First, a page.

Bill Ackerman’s review published on Letterboxd:
Wong-Kar Wai took a break while making his action epic ASHES OF TIME to knock out the charming, off-the-cuff CHUNGKING EXPRESS. The experience re-charged his batteries and helped him finish the more “important” picture. Noah Baumbach would appear to have done almost the opposite, at least on paper. Following up the artistic breakthrough of 2013’s FRANCES HA with another low-budget collaboration with actor/co-writer Greta Gerwig, Baumbach shot MISTRESS AMERICA, but left the unfinished project to make the more crossover-friendly Ben Stiller/Naomi Watts comedy WHILE WE’RE YOUNG. That film feels like it has things it wants to say about generational differences and the ethics of documentary work, while in the guise of Baumbach’s most polished, commercial presentation (or as commercial as a film opening with a quote from Ibsen’s THE MASTER BUILDER is going to get).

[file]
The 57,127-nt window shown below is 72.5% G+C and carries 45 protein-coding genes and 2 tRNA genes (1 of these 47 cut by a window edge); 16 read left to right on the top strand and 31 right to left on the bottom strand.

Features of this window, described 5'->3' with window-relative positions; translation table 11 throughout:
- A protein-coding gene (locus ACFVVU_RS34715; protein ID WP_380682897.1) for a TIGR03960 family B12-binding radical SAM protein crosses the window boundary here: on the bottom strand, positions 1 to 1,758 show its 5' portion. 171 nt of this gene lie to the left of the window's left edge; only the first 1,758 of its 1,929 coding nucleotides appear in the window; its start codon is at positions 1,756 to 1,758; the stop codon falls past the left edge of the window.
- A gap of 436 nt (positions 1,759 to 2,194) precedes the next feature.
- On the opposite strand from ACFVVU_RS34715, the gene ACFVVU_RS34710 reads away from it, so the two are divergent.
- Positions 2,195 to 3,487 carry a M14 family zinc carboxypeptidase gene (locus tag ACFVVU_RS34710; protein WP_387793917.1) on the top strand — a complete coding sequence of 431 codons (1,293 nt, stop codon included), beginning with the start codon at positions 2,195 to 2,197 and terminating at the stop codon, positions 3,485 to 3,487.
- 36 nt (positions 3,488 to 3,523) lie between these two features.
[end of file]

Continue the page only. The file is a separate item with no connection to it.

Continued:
Baumbach then went back to complete the more lark-ish MISTRESS AMERICA, arriving in theatres only 5 months after WHILE WE’RE YOUNG. Unsurprisingly, it feels closer to FRANCES HA than any of his other work, but it’s more of a screwball comedy, less informed by stray traces of mumblecore or French New Wave influences. Greta Gerwig’s Brooke may feel more like a “movie character” than Frances, but then sometimes you meet people that appear to be starring in their own movie. It boasts most of the same strengths as FRANCES HA, among them the refreshing focus on friendships between women. And if you find Gerwig funny, as I do, this is another appealing showcase for her distinctive comic persona.